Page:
There's nothing as frustrating as going to work and being told that you're fired. With the high cost of living, many people would do anything to have job security. Therefore, if you think you have been wrongfully terminated from your job, you need to talk to an employment lawyer. Here's some basic information on wrongful termination.
What Is Wrongful Termination?
When you're wrongfully terminated from your job, it means you have been fired for an illegal reason. The illegal grounds for firing an employee are discrimination, retaliation, and violation of public policy. Firing an employee because of their race, national origin, religion, color, age, genetic information, or disability is discrimination. Other grounds for discrimination include sexual orientation, marital status, and gender identity.
Another unlawful ground for firing an employee is because they complained of wage and hour violations, workplace safety concerns, harassment, and discrimination. Also, it's wrong to fire an employee for exercising their rights. For example, it's wrong to dismiss an employee because of voting for a specific candidate during an election or for reporting an illegal act.
Additionally, an employee can make a wrongful termination claim if the employer breaches their contract. For instance, if the employee agrees to a contract where they're to be fired only for specific reasons, the employer can only fire them for these reasons. Therefore, the employee can sue for breach of contract if they aren't fired for reasons stipulated in the employment contract.
What Measures Should You Take If Fired Unfairly?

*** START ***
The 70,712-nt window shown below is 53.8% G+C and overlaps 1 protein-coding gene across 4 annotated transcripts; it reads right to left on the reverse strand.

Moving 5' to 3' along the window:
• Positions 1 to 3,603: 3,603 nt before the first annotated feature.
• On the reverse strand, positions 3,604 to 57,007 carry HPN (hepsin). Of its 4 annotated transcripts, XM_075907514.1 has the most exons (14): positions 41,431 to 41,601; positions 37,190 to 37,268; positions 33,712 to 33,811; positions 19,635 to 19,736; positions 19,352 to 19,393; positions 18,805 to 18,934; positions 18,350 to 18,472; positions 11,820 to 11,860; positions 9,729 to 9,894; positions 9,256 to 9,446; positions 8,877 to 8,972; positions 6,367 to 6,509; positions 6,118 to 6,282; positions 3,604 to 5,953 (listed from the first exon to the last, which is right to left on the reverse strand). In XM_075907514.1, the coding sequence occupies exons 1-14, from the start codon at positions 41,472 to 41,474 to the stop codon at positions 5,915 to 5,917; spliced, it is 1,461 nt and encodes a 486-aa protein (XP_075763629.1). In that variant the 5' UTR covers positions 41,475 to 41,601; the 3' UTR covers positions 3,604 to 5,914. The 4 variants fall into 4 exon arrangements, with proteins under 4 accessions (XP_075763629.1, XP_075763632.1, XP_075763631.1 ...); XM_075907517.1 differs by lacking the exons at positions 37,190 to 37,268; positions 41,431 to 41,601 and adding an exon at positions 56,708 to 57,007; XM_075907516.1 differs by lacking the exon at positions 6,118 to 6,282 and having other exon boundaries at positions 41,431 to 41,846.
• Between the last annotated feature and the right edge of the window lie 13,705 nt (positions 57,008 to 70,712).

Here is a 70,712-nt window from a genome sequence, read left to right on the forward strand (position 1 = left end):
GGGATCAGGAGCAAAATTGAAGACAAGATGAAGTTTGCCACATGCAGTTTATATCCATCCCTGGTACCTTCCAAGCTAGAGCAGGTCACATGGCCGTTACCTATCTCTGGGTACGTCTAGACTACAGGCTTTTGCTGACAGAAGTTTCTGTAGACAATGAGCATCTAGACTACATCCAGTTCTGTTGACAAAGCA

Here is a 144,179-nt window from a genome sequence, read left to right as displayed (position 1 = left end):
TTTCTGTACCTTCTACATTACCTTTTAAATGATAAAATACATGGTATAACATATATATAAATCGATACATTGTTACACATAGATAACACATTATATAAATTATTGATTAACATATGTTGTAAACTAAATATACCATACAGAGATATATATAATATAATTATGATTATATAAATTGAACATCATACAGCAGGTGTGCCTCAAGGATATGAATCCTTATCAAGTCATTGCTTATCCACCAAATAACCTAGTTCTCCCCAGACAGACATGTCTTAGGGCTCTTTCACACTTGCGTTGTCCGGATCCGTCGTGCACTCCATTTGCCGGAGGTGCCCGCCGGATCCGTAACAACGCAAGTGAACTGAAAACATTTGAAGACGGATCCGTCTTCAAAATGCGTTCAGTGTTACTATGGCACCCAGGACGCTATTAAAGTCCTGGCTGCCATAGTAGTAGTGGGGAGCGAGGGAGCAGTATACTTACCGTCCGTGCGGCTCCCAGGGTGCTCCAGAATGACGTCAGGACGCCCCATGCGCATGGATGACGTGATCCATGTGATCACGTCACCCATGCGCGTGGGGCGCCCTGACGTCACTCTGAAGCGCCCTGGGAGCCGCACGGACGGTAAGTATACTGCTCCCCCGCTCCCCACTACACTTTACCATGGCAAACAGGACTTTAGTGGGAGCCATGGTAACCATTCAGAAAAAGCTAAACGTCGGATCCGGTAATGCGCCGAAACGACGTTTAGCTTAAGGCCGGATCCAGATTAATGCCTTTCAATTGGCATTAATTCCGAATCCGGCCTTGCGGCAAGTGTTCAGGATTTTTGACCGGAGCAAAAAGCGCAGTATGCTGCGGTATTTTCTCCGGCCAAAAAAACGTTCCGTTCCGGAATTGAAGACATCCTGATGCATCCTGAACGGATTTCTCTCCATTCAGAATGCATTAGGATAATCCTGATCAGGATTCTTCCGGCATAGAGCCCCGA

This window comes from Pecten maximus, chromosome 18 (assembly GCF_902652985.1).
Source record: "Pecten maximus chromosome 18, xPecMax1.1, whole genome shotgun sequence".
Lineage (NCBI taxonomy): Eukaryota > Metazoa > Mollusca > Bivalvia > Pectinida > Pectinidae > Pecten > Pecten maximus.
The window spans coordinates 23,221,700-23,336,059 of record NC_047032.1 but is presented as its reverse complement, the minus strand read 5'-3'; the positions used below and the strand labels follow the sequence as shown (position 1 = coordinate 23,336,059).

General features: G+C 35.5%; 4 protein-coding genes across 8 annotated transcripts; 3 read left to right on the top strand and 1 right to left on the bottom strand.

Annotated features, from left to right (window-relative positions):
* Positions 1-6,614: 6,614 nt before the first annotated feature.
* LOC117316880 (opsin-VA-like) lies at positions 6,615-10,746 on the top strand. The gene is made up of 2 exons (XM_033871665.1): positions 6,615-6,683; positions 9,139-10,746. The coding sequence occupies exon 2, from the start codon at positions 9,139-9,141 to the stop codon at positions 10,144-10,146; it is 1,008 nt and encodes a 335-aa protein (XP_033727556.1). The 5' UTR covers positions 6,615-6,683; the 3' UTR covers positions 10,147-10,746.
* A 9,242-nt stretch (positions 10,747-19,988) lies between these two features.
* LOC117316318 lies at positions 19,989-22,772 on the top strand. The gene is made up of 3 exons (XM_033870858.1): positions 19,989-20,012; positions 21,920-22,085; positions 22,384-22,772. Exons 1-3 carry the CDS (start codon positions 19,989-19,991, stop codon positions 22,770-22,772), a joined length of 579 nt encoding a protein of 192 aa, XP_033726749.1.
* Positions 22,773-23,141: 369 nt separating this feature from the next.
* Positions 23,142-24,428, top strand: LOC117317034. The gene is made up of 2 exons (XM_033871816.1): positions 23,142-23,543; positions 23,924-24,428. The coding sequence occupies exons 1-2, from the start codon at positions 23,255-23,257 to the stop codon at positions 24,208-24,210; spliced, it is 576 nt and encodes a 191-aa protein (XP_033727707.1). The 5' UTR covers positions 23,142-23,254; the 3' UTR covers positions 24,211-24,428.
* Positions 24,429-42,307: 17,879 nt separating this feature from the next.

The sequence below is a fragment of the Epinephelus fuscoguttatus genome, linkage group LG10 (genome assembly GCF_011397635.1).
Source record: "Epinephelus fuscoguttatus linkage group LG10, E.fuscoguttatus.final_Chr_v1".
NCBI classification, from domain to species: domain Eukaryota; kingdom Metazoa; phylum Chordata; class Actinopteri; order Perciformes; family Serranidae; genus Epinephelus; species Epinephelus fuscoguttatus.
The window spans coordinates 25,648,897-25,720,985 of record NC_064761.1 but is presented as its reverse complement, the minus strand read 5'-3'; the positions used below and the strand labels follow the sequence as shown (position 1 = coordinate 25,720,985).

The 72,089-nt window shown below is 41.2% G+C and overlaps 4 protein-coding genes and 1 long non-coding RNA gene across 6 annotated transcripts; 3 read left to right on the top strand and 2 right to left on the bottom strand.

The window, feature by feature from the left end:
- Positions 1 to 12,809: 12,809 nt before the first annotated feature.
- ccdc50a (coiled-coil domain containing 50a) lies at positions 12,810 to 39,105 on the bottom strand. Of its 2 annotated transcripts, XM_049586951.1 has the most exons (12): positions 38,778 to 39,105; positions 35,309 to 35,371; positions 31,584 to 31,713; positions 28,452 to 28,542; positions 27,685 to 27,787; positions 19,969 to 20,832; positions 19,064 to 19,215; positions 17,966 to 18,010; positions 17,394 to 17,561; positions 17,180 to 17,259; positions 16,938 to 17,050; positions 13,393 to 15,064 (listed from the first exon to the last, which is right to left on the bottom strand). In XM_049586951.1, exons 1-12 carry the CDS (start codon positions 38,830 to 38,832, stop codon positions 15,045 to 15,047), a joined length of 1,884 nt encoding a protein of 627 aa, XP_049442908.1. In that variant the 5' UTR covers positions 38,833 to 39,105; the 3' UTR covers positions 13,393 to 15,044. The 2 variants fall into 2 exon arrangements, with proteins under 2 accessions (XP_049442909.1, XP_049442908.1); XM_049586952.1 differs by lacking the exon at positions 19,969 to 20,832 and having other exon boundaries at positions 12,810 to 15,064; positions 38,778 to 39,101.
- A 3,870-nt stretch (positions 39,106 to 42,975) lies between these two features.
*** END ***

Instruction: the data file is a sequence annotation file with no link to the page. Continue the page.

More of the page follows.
Your first response to a wrongful termination is to reach out to your organization's human resource department. It's advisable to try all available diplomatic options before suing your employer. If you fail to resolve the issue with the human resources department, go to the Equal Employment Opportunity Commission ("EEOC"). The EEOC will investigate your claim before providing a solution.
Before you file a complaint with EEOC, your employment attorney will help you gather evidence to support your claim. Some information required includes written witness statements, hiring and firing forms, documents, and pay stubs.
When to File a Lawsuit?
If you don't find any remedies after reporting to the EEOC, your last resort should be to file a lawsuit. Like any other lawsuit, the case will go through a hearing, discovery, and then trial. If you succeed in your lawsuit, you'll be reinstated to your former position.
Moreover, your employer will be asked to compensate you for loss of pay. Other equitable remedies include an injunction against your employer to prevent them from taking any action against you. Your employment lawyer can also claim compensation for out-of-pocket expenses related to the unfair termination.Share
21 June 2021
Like many people, I once found learning about law very intimidating. My brother went to law school and I remember glancing through a few of his books and wondering if I was actually reading English due to all of the legal jargon in them! However, when I ended up in a sticky legal situation due to accidentally breaking a small law I didn't know existed, I realized that I needed to learn more about the law, so I could make sure to follow it precisely in the future. My brother helped to break down some complicated legal concepts to me, and I have since been studying up online. I want to post what I have learned and continue to learn about law in the future on my new blog, so my knowledge cannot only help myself, but also help others!